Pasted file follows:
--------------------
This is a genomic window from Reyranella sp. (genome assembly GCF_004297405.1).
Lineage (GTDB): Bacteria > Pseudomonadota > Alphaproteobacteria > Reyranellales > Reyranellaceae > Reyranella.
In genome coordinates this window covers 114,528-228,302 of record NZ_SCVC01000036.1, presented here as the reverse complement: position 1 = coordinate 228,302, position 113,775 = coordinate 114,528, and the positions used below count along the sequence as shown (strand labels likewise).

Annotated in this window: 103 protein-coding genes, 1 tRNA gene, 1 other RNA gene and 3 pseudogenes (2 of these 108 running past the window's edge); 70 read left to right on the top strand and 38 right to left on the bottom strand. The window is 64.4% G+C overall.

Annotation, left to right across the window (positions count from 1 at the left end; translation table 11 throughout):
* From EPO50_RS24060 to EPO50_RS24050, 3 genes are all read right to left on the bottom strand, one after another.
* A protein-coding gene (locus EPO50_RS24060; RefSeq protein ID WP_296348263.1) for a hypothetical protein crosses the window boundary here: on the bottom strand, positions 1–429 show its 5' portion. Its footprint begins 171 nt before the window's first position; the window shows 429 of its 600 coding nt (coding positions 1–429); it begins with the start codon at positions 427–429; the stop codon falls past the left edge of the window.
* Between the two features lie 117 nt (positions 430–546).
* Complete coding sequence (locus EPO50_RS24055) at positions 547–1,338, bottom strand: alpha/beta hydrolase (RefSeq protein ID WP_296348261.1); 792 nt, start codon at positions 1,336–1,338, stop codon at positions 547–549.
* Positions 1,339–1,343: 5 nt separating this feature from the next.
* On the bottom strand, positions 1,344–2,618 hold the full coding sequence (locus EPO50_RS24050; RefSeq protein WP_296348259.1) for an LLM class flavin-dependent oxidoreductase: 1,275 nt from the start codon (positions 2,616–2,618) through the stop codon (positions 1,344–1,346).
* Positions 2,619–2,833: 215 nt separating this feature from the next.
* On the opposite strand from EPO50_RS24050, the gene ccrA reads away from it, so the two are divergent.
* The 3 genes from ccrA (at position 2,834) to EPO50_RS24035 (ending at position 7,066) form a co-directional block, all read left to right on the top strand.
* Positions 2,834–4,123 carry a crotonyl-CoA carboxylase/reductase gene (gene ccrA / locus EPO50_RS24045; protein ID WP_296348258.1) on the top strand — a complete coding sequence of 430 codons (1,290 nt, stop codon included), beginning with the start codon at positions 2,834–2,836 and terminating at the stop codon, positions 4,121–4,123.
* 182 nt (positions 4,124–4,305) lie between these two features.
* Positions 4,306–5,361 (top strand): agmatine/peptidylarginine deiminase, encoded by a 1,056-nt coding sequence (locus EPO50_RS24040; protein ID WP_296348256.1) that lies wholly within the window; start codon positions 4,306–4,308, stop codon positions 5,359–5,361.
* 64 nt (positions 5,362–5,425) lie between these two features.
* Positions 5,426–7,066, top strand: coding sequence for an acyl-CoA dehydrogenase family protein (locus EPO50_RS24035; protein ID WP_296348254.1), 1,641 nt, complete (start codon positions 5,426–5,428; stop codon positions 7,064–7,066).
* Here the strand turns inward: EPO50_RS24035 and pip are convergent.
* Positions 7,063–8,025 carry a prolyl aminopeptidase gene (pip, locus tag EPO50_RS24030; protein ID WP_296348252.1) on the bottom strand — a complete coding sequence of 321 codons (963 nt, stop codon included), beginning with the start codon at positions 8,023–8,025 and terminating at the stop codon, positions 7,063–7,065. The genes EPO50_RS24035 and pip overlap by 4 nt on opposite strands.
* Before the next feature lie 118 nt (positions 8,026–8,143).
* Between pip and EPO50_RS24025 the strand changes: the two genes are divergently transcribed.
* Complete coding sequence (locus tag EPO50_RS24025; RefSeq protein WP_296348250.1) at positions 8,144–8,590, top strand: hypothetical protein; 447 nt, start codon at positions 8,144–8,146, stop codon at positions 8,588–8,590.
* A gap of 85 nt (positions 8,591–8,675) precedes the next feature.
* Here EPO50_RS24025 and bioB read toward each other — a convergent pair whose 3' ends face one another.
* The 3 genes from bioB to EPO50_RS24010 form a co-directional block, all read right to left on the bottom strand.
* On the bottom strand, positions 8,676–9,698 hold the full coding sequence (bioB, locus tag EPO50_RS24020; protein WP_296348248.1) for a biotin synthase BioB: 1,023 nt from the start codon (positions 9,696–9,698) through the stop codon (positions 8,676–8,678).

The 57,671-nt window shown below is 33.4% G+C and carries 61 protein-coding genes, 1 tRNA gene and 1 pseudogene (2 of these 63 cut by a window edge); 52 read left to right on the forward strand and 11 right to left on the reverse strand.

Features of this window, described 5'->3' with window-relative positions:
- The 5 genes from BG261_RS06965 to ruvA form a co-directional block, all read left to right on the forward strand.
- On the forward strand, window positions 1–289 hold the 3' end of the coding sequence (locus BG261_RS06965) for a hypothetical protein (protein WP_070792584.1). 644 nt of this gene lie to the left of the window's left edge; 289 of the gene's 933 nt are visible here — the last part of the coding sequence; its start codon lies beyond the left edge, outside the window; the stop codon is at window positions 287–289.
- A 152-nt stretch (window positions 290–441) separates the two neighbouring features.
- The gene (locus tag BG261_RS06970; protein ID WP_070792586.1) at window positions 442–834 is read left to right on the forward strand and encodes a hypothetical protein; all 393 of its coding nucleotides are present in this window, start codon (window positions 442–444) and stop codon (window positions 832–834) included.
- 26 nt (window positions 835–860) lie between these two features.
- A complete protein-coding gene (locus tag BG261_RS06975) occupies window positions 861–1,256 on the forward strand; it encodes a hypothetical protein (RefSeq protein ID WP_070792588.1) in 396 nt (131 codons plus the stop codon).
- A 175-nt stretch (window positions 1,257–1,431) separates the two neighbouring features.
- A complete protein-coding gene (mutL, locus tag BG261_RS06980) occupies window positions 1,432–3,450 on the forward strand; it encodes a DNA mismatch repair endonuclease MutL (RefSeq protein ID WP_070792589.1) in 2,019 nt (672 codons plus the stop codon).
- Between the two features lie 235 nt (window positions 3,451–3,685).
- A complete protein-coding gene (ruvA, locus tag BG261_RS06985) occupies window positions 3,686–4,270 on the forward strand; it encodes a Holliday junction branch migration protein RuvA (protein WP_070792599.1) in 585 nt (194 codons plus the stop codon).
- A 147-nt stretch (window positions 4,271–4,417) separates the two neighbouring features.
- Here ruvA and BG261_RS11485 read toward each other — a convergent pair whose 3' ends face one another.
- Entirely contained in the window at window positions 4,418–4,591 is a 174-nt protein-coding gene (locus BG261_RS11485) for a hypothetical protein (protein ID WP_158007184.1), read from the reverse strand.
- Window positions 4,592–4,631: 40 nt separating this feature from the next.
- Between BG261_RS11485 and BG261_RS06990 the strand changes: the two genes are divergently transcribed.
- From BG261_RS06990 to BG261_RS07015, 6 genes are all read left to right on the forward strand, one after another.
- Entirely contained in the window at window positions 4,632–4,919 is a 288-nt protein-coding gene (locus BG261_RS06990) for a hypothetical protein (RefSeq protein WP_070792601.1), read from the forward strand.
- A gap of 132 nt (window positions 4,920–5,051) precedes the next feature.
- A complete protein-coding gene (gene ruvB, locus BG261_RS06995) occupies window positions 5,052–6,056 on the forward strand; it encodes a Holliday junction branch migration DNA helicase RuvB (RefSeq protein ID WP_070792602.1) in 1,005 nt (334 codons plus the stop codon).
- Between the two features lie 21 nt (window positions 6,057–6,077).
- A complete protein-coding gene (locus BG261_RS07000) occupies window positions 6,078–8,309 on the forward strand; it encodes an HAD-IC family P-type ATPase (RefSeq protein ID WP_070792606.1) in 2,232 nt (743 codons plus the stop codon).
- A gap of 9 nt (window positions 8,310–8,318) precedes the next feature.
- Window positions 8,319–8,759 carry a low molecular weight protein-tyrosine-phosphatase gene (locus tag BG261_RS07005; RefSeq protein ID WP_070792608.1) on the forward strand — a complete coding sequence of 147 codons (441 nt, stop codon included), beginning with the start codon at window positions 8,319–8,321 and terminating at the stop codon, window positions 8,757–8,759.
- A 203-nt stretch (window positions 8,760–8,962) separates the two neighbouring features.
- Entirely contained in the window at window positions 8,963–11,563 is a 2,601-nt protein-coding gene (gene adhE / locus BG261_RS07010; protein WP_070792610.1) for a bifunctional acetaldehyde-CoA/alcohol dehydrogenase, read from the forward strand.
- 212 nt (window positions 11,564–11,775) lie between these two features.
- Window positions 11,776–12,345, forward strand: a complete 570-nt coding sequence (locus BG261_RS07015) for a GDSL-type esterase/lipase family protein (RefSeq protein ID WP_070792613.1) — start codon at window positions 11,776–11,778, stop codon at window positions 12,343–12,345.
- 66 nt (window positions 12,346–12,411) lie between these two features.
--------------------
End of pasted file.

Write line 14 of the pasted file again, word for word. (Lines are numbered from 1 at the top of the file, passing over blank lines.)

* The 3 genes from ccrA (at position 2,834) to EPO50_RS24035 (ending at position 7,066) form a co-directional block, all read left to right on the top strand.